Adolf Hitler

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As time marches on, there are large chunks of our history which can be shown to be fallaciously reported, through to downright lies.  The younger generation are often fed misrepresentations of the true history, so when I saw a book about Adolf Hitler on the Bookazine shelves, I chose it for review.

I was born during the dark years of WW II, so I knew the name Adolf Hitler, but there are three generations since those days, and many have not heard of him, or are being fed propaganda distorting the truth.

The full title is “The Dark Charisma of Adolf Hitler Leading Millions into the Abyss” (ISBN 978-0-09191-765-4, Ebury Press, 2013) and was written by Laurence Rees, an award-winning historian and documentary maker.

The book is divided into four parts – the Road to power, Journey to war, Risk and reward and Blood and death.

During his rise on the road to power, he attracted some very unsavory characters in the early 1920’s, who eventually became senior people in the Nazi movement.  It was later said that, “Hitler enjoys their company, for they confirm his profound conviction that man is essentially vile.”

Hitler’s success as an orator came from the simple technique of starting by showing how bad everything was at that time, and then lead into how he, Hitler, could change all that, if he had the support of the oppressed people.  He demanded ‘faith’ in himself, as a quasi-religious leader.  Small details were not needed.  Blind following was required.

Hitler’s underhanded methods to initially become the Chancellor of Germany and then consolidate his power and position are shown in graphic detail.  He planned the murders of those who stood in his way, but the German public was ready to accept these extra-judicial killings in return for stability in the country.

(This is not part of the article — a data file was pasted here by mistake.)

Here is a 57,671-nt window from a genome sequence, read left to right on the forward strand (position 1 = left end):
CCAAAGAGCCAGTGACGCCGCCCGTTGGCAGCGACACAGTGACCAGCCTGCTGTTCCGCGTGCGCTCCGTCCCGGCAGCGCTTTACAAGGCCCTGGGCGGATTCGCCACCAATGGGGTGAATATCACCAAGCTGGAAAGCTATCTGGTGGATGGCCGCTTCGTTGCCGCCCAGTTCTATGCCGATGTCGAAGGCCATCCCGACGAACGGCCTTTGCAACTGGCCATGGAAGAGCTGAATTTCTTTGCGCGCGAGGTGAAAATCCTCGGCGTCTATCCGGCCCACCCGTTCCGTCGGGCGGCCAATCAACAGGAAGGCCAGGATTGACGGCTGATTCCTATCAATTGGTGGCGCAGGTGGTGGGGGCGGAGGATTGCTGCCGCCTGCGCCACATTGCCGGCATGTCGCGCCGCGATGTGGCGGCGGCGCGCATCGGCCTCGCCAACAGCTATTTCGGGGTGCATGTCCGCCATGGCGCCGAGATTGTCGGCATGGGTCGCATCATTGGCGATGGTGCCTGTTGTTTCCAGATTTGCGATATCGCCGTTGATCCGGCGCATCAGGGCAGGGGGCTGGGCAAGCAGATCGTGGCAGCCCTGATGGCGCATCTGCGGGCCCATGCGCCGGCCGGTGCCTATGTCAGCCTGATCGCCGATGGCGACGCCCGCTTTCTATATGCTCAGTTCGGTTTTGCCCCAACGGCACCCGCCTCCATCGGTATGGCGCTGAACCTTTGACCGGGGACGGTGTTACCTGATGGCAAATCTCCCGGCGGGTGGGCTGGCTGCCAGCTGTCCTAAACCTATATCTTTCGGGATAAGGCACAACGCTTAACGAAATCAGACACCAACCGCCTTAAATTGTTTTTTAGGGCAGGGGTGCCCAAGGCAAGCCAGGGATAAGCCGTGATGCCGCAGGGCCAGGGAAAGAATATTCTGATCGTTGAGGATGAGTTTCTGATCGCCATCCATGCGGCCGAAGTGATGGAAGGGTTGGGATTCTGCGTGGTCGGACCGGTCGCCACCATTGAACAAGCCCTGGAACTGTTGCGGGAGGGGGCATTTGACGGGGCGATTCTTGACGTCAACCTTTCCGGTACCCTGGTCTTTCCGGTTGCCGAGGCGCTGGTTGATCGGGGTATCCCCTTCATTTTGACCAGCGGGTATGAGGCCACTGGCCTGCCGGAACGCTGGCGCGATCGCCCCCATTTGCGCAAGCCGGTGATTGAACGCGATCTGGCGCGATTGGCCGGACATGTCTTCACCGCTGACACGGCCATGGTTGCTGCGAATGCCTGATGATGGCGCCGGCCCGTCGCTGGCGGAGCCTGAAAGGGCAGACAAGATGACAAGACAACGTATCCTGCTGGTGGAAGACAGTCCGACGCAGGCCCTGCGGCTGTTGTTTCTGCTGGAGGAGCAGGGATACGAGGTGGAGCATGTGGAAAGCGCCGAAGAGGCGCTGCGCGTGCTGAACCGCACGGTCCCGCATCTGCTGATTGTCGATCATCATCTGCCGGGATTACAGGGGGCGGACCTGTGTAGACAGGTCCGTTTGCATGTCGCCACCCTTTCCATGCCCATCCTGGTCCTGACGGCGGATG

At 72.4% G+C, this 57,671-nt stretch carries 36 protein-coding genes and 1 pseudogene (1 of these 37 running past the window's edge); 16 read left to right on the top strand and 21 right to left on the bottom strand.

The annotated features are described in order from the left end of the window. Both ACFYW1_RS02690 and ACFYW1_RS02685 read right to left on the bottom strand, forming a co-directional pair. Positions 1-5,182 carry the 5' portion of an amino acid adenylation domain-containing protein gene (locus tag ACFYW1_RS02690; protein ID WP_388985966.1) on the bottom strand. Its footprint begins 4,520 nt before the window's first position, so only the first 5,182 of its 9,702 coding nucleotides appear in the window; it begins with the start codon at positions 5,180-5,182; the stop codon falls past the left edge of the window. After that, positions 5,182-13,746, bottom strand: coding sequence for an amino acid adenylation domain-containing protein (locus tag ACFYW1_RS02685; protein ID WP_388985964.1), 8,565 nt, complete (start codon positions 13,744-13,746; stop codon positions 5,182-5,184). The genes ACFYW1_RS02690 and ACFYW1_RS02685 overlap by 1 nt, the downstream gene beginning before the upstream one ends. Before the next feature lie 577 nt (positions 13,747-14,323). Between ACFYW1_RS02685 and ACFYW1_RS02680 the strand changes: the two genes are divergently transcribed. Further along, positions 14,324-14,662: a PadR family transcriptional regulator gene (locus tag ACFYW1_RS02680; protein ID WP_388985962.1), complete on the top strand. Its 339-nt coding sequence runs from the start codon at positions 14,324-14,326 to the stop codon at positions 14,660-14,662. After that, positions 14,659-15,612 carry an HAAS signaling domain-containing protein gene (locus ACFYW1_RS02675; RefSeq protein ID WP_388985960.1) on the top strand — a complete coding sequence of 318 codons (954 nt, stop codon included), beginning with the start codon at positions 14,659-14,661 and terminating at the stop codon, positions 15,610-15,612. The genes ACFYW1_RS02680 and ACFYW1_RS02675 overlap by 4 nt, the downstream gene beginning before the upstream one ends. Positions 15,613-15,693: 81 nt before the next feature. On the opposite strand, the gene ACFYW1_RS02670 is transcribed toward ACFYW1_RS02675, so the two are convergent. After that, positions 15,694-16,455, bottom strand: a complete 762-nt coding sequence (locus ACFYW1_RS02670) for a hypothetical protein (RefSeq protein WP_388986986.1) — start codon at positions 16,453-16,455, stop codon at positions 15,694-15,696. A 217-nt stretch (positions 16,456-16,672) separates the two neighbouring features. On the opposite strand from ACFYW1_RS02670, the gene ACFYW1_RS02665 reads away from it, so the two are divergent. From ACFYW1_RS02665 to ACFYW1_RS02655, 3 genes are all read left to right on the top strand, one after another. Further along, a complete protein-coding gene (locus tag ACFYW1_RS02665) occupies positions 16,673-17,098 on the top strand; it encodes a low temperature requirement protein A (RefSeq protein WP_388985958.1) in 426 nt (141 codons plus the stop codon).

The next step was to capitalize on Hitler’s “charisma”, with Joseph Goebbels the Nazi propaganda minister claiming that the conscious manufacture of Hitler’s image as one of his greatest achievements.

This image became such that Hitler was given an almost ‘divine’ status.

The events leading up to the invasion of Poland, and the atrocities carried out by the SS on Polish Jews, are gone into in great detail, and in addition, the resistance by some of the army generals to Hitler’s more grandiose plans.

It is shown that Hitler was a risk taker, and when luck was with him initially, this gave his charisma an even greater boost, but luck does not last forever.  As the war continued, Hitler then showed indecision, nullifying the risk taking, confusing his generals, but when the defeat was imminent, those around him noted that he was a man with a mental illness.

At B. 545, this is a weighty book.  Rees includes End Notes and an Index at the end of the book, and shows where his information came from, including from the Nuremberg war trials.  It was a very black period for the western world, and one that should never be repeated.  Of interest, I was informed that in Belgium to deny the Holocaust is against the law.